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nor vanities; but usefull drugs and materialls wherewith to temper and compose effective and strong med’cins, which mans life cannot want. The rest, as children and childish men, who have not the art to qualifie and prepare these working mineralls, well may be exhorted to forbear, but hinder'd forcibly they cannot be by all the licencing that Sainted Inquisition could ever yet contrive; which is what I promis'd to deliver next, That this order of licencing conduces nothing to the end for which it was franı’d; and hath almost prevented me by being clear already while thus much hath bin explaining. See the ingenuity of Truth, who when she gets a free and willing hand, opens her self faster, then

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the pace of method and discours can overtake her. It was the task which I began with, To shew that no Nation or well instituted State, if they valu'd books at all, did ever use this way of licencing; and it might be answer'd, that this is a piece of prudence lately difcover'd To which I return, that as it was a thing flight and obvious to think on, so if it had bin difficult to finde out, there wanted not among them long since, who suggested such a cours; which they not following, leave us a pattern of their judgement, that it was not the not knowing, but the not approving, which was the cause of their not using it. Plato, a man of high autority indeed, but least of all for his Commonwealth, in the

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book of his laws, which no City ever yet receivid, fed his fancie with making many edicts to his ayrie Burgomasters, which they who otherwise admire him, wish had bin rather buried and excus'd in the genial cups of an Academick nightfitting. By which laws he seems to tolerat no kind of learning, but by unalterable decree, confisting most of practicall traditions, to the attainment whereof a Library of smaller bulk then his own dialogues would be abundant. And there also enacts that no Poet should so much as read to any privat man, what he had writt'n, untill the Judges and Law-keepers had seen it, and allow'd it: But that Plato meant this Law peculiarly to that Commonwealth which he had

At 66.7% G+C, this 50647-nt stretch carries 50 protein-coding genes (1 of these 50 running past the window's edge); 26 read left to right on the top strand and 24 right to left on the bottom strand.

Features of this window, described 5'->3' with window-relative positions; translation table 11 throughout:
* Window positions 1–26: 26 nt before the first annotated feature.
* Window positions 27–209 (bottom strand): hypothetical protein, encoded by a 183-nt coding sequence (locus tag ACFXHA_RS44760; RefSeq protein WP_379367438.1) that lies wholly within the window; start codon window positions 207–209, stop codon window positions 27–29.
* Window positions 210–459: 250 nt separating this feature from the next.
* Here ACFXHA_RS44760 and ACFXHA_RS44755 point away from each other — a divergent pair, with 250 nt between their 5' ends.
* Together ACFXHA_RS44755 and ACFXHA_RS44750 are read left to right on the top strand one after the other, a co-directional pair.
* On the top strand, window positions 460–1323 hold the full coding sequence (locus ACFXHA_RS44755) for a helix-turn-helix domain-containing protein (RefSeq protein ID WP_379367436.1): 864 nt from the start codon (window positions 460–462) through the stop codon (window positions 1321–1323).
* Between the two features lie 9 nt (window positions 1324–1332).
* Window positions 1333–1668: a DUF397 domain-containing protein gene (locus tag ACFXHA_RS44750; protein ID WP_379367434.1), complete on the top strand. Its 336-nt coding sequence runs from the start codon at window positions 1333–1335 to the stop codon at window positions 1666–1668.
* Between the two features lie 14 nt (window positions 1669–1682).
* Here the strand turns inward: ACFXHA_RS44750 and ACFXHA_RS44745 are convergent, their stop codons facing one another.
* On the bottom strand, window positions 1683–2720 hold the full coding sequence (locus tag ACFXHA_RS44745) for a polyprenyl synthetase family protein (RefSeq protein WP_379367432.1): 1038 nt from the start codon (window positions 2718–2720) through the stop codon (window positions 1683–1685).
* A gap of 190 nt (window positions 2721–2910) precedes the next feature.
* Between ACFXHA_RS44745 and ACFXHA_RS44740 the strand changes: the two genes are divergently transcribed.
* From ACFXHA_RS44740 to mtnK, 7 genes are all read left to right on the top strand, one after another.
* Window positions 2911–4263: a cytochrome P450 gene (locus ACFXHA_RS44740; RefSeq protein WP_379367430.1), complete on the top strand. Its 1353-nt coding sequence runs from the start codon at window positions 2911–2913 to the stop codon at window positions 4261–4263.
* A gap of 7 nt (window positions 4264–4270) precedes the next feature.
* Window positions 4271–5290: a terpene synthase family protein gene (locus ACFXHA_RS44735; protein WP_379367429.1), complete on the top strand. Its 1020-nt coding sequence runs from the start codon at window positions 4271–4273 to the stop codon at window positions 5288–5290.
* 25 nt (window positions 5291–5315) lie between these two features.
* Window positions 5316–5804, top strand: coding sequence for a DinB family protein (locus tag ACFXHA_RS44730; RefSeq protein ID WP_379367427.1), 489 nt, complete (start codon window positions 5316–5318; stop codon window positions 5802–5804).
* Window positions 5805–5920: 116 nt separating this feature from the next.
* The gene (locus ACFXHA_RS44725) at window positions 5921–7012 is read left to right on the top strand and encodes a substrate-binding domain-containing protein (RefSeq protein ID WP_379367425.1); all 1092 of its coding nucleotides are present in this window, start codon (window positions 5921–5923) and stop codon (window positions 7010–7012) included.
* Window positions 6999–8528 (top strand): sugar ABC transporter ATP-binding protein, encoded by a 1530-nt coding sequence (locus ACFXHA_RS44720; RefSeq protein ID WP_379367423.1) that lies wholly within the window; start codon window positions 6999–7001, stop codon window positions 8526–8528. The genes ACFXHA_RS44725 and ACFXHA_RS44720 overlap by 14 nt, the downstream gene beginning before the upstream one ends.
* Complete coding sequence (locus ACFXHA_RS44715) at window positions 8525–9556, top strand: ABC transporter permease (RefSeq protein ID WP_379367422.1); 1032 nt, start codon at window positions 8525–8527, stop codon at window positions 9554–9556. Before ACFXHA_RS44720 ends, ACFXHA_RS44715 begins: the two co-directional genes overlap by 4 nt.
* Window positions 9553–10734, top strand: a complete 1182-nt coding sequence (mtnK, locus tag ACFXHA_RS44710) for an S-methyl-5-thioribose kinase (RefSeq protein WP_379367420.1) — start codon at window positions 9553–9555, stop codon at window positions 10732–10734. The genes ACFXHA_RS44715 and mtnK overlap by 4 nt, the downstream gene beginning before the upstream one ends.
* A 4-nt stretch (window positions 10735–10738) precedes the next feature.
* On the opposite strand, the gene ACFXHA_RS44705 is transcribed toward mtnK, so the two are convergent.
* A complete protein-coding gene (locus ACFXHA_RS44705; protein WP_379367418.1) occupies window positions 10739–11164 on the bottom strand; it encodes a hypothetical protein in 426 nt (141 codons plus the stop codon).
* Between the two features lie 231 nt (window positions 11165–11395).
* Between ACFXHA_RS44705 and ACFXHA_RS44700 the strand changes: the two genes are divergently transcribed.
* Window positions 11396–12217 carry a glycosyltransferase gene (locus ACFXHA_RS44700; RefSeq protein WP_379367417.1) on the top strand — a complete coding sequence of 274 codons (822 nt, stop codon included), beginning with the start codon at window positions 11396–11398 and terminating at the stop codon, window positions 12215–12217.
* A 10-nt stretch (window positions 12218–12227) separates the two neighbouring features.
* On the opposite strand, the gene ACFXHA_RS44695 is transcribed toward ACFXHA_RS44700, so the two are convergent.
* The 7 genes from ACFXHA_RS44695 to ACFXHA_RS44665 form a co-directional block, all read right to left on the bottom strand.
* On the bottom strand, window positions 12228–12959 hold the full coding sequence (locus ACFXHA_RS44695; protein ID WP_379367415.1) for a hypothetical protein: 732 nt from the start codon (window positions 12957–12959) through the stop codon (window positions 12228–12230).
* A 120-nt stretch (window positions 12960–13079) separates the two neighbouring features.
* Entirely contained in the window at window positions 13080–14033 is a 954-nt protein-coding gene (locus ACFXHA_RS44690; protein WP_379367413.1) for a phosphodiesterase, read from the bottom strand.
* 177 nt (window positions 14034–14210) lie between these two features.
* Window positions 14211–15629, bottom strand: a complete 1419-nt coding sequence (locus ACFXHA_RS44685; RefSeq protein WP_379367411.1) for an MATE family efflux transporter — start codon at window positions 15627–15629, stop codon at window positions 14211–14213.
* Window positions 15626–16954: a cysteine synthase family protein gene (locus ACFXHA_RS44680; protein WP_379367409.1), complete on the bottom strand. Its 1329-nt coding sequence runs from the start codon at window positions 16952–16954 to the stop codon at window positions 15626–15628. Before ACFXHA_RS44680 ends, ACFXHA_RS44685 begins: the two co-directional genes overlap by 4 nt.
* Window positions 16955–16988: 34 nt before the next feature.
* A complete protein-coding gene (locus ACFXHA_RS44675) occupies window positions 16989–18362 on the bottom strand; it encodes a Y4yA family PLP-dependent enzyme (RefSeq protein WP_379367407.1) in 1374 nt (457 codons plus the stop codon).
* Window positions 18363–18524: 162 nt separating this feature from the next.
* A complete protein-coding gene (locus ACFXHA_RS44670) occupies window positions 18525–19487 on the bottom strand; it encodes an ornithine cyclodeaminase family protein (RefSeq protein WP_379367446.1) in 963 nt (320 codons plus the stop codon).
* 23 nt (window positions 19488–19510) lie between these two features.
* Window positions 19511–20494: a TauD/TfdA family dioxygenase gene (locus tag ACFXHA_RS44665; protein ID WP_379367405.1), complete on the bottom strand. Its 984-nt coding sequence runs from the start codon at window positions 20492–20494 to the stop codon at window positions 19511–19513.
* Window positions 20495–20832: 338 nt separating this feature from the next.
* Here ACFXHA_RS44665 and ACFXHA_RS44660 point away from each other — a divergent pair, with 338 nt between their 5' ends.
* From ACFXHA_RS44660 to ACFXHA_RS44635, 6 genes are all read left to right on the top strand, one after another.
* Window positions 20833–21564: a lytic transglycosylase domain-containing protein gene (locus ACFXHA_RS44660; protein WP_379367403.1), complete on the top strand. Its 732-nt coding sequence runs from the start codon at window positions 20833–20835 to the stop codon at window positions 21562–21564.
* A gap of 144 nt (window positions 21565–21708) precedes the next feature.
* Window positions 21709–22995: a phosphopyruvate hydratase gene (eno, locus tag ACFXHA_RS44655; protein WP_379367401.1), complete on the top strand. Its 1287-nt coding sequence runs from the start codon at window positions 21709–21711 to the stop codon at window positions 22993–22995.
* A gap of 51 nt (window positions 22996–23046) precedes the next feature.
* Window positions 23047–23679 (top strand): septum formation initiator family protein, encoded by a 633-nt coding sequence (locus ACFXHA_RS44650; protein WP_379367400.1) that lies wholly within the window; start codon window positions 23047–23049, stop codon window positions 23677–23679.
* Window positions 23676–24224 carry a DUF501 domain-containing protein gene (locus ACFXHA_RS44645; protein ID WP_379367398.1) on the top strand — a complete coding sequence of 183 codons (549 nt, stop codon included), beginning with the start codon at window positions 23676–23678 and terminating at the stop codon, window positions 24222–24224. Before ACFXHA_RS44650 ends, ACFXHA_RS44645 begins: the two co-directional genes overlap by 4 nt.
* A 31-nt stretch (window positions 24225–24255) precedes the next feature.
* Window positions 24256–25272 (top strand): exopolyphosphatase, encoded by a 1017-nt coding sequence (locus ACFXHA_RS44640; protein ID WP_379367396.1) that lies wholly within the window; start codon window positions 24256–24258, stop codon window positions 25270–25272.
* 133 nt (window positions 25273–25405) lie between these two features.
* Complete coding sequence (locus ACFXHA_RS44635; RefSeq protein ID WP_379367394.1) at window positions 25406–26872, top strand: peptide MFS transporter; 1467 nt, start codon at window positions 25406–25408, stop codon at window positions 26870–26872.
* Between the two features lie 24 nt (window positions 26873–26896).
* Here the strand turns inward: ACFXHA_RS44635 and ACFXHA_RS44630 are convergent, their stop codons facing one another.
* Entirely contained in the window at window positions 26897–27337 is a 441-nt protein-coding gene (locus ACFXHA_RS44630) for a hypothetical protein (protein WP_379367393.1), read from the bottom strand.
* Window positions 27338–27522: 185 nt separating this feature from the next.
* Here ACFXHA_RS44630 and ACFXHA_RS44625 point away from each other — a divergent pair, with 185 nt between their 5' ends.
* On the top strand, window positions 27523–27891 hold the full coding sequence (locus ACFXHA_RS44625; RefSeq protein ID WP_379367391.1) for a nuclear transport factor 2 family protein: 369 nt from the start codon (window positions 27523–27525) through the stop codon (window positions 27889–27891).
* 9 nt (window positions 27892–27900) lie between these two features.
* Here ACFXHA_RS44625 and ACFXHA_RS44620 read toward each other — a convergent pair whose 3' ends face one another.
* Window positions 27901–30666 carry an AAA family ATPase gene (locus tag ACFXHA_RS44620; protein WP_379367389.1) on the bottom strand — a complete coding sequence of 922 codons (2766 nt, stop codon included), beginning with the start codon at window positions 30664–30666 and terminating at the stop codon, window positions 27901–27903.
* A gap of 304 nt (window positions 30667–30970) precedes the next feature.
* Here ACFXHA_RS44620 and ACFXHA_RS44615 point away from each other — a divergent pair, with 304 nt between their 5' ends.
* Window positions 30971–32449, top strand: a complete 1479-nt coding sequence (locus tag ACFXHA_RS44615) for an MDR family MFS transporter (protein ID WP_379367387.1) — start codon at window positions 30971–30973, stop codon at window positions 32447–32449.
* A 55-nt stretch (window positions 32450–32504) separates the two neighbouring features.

imagin’d,

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imagin’d, and to no other; is evident: Why was he not 'else a Law-giver to himfelf, but a transgreffor, 'and' to 'be ex: pell’d by his own Magistrates; both for the wanton epigrams and dialogues which he made, and his perpetually reading of Sophron, Mimus, and Aristophanes, books of groffest infamy, and also for commending the latter of them though he were the malicious libeller of his chief friends, to be read by the Tyrant Dionysius, who had little need of such trash to spend his time on? But that he knew this licencing of Poems had reference and dependence to many other proviso's there fet down in his fancied republic, which in this world could bave no place : and so neither he him

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self, self, nor any Magistrat, or City ever imitated that cours, which tak’n apart ! from those other collaterall injunctions must needs be vain and fruitlesse. For if they fell upon one kind of strictnesse, unlesse their care were equall to regulat all other things of like aptnes to corrupt the mind, that fingle endeavour they knew would be but a fond labour; to shut and fortifie one gate against corruption, and be necessitated to leave others round about wide open. If we think to regulat Printing, thereby to rectifie manners, we must regulat all recreations and pastimes, all that is delightfull to man. No mufick must be heard, no song be set or fung, but what is grave and Dorick. There must be licencing dancers,

that

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